The 40-year-old 23-time Grand Slam champion bowed out of the US Open on Friday (Sept 2) in what is widely expected to be the final singles tournament of her 27-year professional career.
For Rick Macci, the Florida-based coaching guru who oversaw the development of Williams and sister Venus in the early 1990s, Williams leaves a legacy that will never be beaten.
In the end, Serena fell just short of matching Margaret Court’s all-time mark of 24 Grand Slam titles.
But for Macci, the totality of his former protege’s achievements, on and off the court, represents a more fundamental and lasting legacy than a mere tally of titles won.
“She’s the greatest female tennis player ever to hold a racquet, and the greatest female athlete that we’ve seen,” Macci told AFP.
“I tell other people she should go on Mount Rushmore not just because of the size, the speed, the quickness, the agility, the best serve ever, the ability to dominate you.
“No, she should be on the Mount Rushmore because when you played Serena she literally made everybody ‘rush more’.”
Checking every box
Macci believes Williams’ array of technical talents and physical strengths, allied to her remarkable longevity and an indomitable spirit honed by her upbringing in Compton, made her unique.
“You’re never going to see a player like Serena Williams again,” said the 67-year-old.
“She checks every box - size, speed, quickness, strength, agility. She had muscles on muscles even at aged nine.
“Technically she hits the ball very clean. We moulded the best serve in the history of tennis. But at the end of the day it’s that Compton street fight.
“Serena was like a pit bull. When she got a hold of you she wouldn’t let go. And that’s an amazing quality. She has no weaknesses.”
In addition to Williams’ 23 singles Grand Slams - part of an overall haul of 73 titles - she also added 14 doubles titles with sister Venus and four Olympic gold medals.
Macci, who has also coached world number ones Andy Roddick, Jennifer Capriati and Maria Sharapova in a Hall-of-Fame career, believes Williams could easily have won more titles.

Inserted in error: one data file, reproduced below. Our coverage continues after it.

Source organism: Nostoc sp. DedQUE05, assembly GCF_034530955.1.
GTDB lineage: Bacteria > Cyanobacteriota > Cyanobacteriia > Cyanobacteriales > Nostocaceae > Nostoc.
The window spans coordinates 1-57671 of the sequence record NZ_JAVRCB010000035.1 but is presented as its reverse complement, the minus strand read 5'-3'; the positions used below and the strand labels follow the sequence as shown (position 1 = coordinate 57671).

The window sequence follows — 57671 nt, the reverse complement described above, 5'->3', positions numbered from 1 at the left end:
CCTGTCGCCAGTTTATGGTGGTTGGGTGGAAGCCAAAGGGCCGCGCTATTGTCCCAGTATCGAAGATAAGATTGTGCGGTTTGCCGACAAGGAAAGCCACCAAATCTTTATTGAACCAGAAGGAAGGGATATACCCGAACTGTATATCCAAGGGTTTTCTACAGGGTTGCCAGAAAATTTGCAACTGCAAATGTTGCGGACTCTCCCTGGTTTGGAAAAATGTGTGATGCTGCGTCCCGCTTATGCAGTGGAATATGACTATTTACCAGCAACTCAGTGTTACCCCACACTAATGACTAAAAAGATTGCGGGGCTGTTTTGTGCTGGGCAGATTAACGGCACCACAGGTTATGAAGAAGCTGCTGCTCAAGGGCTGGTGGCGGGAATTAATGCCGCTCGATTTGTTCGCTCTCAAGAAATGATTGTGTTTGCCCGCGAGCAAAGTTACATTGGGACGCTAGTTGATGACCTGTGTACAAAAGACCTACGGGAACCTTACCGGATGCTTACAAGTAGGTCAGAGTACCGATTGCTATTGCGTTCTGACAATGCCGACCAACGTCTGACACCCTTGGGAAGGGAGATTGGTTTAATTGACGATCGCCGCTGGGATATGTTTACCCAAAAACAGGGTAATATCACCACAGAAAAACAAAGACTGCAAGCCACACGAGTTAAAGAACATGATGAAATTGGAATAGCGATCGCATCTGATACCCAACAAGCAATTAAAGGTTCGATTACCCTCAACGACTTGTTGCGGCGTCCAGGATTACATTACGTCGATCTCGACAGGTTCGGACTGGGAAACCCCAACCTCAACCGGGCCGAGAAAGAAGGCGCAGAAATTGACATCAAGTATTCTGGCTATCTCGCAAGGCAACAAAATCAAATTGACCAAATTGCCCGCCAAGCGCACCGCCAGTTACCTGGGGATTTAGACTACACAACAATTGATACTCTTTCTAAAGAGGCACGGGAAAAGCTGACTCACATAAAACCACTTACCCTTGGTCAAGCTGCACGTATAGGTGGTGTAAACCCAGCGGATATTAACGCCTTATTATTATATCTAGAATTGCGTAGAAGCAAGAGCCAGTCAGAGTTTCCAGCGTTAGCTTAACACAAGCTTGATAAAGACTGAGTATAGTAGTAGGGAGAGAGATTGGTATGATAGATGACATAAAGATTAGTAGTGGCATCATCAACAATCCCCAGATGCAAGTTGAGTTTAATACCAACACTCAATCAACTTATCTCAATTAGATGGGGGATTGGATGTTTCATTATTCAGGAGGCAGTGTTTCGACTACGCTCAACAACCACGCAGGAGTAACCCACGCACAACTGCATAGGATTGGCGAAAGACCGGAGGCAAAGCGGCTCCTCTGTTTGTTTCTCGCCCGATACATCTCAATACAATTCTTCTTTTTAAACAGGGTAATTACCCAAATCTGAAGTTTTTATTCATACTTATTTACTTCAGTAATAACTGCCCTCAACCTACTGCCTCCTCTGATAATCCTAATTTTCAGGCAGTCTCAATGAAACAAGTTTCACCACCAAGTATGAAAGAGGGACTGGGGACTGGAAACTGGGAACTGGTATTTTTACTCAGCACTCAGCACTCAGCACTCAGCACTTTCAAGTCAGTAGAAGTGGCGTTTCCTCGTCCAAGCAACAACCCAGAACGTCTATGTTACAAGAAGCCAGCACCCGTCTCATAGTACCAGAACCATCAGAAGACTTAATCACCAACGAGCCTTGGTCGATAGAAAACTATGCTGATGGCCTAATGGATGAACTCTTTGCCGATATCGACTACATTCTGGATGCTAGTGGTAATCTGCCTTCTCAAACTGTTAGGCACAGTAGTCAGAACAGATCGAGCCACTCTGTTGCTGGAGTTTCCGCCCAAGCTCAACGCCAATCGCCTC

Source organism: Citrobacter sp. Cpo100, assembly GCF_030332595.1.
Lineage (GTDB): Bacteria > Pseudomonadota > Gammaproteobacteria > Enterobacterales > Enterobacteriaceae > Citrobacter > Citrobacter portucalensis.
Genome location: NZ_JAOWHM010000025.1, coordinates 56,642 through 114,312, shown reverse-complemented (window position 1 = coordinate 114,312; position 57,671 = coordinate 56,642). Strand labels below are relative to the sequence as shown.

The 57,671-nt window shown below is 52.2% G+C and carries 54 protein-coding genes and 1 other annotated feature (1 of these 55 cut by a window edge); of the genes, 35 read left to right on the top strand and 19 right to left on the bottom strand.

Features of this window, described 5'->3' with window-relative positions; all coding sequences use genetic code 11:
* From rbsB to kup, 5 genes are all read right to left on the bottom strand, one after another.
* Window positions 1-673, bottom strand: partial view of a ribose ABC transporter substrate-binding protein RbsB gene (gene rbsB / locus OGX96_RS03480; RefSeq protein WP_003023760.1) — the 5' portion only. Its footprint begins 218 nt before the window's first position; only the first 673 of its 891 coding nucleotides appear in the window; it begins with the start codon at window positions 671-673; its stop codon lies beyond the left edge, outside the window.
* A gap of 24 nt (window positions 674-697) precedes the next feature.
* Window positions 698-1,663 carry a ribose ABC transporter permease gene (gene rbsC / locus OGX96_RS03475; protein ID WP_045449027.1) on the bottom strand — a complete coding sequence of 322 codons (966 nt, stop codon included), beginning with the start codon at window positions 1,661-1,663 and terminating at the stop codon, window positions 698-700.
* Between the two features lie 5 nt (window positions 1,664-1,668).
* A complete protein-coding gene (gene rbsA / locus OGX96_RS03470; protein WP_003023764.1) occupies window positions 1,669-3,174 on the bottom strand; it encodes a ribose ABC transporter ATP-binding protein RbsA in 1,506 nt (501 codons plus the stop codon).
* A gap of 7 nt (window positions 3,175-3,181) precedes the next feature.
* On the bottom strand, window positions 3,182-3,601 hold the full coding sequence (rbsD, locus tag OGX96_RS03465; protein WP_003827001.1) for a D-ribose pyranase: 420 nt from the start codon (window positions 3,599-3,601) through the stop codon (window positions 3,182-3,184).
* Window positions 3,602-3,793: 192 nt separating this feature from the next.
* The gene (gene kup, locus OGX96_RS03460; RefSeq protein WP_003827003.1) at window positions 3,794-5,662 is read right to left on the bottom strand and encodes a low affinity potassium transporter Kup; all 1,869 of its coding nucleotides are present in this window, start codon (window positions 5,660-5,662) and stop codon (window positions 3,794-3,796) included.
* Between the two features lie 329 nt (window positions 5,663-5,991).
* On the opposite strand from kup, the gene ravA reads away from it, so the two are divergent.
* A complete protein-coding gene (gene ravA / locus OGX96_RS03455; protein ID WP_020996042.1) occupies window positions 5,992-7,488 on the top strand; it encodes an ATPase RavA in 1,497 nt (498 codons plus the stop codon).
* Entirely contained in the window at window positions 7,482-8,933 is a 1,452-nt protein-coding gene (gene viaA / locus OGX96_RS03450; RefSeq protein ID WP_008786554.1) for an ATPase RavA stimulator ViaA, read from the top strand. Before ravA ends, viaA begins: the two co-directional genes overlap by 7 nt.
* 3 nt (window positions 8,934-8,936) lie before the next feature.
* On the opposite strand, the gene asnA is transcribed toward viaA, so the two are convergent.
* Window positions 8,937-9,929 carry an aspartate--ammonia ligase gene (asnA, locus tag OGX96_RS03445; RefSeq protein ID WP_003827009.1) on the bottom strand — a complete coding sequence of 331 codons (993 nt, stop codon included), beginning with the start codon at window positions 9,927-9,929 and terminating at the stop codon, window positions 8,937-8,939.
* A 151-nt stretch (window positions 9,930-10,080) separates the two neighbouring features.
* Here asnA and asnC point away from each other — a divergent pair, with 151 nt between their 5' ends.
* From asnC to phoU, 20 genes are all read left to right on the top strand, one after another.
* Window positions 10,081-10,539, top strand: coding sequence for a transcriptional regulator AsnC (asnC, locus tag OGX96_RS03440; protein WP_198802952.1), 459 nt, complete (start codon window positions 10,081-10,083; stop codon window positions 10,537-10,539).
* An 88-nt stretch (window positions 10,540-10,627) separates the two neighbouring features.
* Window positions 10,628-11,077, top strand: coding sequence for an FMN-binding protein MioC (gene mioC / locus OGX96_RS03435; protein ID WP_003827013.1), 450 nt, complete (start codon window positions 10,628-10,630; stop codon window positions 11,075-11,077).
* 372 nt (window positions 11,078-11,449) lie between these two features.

“She didn’t play all the Grand Slams. She was injured. She had a child. She could have had 30 Grand Slams.
“But it’s not even about the numbers. They just kind of mesmerize you when you hear them all. She could do it all. She’s the mentally strongest female athlete that we’ve ever seen.”
Williams departs the stage at a time when there is no obvious successor in the women’s game. Macci said the shock retirement of Australia’s Ashleigh Barty, and the inconsistent form of Naomi Osaka, reflected a sport in a state of flux.
“There will be a little bit of a void,” Macci said. “It will take time to create rivalries, and that’s why women’s tennis right now is very fluid.
“For someone to be the face and dominate like Serena - you’re never going to see that again.
“Forget the numbers, the numbers are off the charts. And that’s one thing. But you’re never going to see someone who has influenced so many people around the world.”
Macci does believe, however, there is a strong chance Williams will continue to grace the doubles court alongside sister Venus.
“I could see her and Venus playing doubles two or three years,” he said.
“You only cover half the court. They’ve both got good serves. Their return of serve is brutal. I could see them still playing doubles and mixed doubles. Nothing would surprise me.
“I don’t think we’ve heard the last of either of the sisters.”
A renaissance of the Williams sisters doubles partnership would provide a satisfying bookend to their careers for Macci, who first saw the siblings play on a rundown court in Compton 31 years ago.
“At age nine, Venus and Serena were skipping and holding hands,” he said.
“And even now in their 40s they’re still skipping and holding hands. Two peas in a pod - like no other.”